Press [services] 401 [select]
Or, if you have the new HD EPG
Press [services] 001 [select]
Note that nothing happens on-screen till you press [select] so do it quickly!
Press [services] 4 6 to see the default transponder readings.
To see the readings for any other transponder, select “Manual Tuning” in the Installers Menu (see above) and enter the parameters for the relevant transponder (which you can get from www.lyngsat.com).
This occurs automatically, provided that your Digibox is connected to a correctly aligned dish and to a 230v power source, but you can force it if necessary. (DON’T try to force a software download unless you are getting a good signal indication – this can cause permanent memory corruption in some circumstances).
TV Remote Control Codes
Presumably you’ve tried all the other sites that list the codes and ended up here. Well I don’t bother to list them because you can get them directly through the menu system on your Sky Digibox.
Select “Sky Customer Services” 
Select “Technical Assistance”
If you can’t find a code that operates the basic functions on your TV set, that’s because your TV set is too old or too new. If it’s too old, try getting hold of a very early revision Sky remote. If it’s new, make sure you have the latest revision Sky remote (look inside the battery compartment). At present (Nov. 2006) the latest Sky remote is Rev8 and Sky+ is still (I think) Rev6.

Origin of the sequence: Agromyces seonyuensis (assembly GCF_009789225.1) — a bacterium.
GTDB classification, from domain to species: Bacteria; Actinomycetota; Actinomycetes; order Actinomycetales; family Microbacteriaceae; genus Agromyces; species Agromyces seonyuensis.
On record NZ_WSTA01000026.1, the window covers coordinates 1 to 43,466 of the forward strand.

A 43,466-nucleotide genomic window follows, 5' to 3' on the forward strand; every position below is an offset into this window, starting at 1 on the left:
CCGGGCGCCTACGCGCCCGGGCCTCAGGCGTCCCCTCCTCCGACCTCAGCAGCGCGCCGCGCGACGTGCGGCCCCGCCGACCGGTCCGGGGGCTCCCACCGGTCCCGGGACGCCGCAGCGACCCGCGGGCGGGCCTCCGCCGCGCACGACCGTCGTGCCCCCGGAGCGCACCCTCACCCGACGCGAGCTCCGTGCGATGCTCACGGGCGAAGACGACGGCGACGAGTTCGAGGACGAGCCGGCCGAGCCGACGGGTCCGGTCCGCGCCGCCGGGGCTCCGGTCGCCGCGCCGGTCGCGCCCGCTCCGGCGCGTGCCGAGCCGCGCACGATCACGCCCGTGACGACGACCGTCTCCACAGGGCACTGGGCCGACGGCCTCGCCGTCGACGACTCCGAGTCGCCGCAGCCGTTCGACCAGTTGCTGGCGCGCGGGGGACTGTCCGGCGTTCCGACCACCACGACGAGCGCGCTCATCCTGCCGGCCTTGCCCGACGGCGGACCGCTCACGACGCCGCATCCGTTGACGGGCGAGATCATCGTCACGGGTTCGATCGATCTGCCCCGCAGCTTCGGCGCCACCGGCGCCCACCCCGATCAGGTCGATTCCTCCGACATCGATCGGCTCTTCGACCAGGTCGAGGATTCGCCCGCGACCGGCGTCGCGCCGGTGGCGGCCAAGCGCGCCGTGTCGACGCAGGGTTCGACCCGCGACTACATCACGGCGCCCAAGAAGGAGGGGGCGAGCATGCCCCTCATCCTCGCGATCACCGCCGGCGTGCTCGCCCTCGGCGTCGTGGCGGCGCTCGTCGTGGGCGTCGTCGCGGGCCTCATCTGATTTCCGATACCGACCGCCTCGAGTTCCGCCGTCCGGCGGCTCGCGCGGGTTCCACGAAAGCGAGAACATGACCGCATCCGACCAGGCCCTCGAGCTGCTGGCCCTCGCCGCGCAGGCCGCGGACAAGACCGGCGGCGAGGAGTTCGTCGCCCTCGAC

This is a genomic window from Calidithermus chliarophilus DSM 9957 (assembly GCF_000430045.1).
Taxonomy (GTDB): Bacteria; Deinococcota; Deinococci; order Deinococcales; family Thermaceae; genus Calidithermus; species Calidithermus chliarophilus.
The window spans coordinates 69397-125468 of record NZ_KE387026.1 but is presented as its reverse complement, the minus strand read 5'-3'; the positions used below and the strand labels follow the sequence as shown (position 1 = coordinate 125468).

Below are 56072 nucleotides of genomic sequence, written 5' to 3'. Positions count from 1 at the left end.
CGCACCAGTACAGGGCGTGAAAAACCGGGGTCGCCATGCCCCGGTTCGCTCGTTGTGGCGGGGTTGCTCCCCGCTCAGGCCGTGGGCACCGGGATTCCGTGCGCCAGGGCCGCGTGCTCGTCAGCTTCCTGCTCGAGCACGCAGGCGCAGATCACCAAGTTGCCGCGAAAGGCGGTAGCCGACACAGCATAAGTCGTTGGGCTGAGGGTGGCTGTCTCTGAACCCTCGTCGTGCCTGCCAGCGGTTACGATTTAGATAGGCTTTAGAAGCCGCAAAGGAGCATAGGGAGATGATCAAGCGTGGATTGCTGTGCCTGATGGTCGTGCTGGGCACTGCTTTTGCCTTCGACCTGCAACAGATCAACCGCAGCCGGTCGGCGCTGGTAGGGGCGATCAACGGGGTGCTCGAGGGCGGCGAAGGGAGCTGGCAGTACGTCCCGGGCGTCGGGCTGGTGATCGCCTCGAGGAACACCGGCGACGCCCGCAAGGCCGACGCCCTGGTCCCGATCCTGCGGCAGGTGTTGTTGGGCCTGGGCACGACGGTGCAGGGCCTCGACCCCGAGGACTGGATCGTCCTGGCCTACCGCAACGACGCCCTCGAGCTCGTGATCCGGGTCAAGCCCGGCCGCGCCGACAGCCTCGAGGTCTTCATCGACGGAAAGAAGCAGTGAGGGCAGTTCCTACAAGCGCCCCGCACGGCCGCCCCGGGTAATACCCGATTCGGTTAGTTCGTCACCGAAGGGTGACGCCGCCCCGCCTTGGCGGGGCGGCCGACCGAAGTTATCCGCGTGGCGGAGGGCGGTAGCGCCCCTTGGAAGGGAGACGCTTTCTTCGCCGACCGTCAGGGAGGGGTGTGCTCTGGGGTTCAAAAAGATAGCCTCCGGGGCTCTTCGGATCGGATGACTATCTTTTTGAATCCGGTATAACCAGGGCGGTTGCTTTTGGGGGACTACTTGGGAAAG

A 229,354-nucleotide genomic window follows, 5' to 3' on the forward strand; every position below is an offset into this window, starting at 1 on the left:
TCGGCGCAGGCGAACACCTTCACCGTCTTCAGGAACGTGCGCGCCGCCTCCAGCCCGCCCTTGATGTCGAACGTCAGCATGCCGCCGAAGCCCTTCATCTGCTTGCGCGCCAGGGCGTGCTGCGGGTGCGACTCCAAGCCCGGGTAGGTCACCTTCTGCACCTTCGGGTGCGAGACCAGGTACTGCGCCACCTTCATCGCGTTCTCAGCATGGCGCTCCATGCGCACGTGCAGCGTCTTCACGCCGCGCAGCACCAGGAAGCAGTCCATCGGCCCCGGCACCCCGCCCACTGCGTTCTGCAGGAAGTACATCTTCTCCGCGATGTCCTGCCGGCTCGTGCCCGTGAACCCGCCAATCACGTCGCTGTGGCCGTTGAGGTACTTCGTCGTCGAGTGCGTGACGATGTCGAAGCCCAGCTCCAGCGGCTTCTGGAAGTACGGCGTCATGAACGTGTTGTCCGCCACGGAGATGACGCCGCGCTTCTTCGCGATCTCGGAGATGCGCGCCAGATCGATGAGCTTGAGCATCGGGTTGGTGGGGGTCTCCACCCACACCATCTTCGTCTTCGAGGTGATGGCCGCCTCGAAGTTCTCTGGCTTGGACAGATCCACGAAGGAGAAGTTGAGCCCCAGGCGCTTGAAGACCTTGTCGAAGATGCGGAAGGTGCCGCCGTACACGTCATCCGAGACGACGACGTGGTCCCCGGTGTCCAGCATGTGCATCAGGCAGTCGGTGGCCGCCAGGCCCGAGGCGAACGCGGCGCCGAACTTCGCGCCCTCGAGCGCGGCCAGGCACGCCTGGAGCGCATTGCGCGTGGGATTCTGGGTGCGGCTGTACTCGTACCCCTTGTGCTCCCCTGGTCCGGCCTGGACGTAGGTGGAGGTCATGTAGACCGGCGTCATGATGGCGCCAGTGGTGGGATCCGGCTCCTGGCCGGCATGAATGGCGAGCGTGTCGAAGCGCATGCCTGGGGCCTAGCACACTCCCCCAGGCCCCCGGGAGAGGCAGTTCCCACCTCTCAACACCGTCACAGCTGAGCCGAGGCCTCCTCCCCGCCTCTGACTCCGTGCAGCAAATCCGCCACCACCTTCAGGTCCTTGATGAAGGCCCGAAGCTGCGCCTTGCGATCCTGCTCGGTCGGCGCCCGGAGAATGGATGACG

If the TV is too new then obviously the codes won’t be in the Sky remote because the designer isn’t clairvoyant. Of course, there IS a possibility that your TV is a “rebadged” version of something else or that it uses a set of codes from an earlier model. In that case ONE of the available code selections (for a different make/model) might work.
Otherwise, your best bet is to buy a “learning remote” and “teach it” the codes from your TV and your Sky Digibox.
I’m sure that Sky are keeping up perfectly well by adding new codes to their database as the LCD TV manufacturers inform them. Every two years or so, Sky bring out a new revision of the remote which includes newer TV models and drops some older TV models. At that point, if you buy the latest revision remote, it shouldn’t be more than a few months out of date (provided your TV manufacturer bothered to give Sky his codes).
Obviously the best solution is to insist that the retailer shows you a Sky remote working the TV before you buy it. Or, if buying online, get a written guarantee that the latest revision Sky remote will work the TV.
Q. So, do I deduce from this that every time a Sky customer buys a TV that is new on the market, a new remote will also have to be purchased if that TV is to be operated by the Sky remote?
A. Well, if the TV itself comes with a new remote that uses different codes from all previous models, that’s a fairly safe assumption. Sky doesn’t employ clairvoyant designers so it relies on TV manufacturers to let it know if a new model requires new codes. These can then be incorporated into the design of the next Sky remote, which could be up to two years away. If the latest Rev. remote contains codes for your TV, you should consider it fortuitous.
£19 is not a high price to pay – bearing in mind that the alternative would be a “learning” remote at twice the price.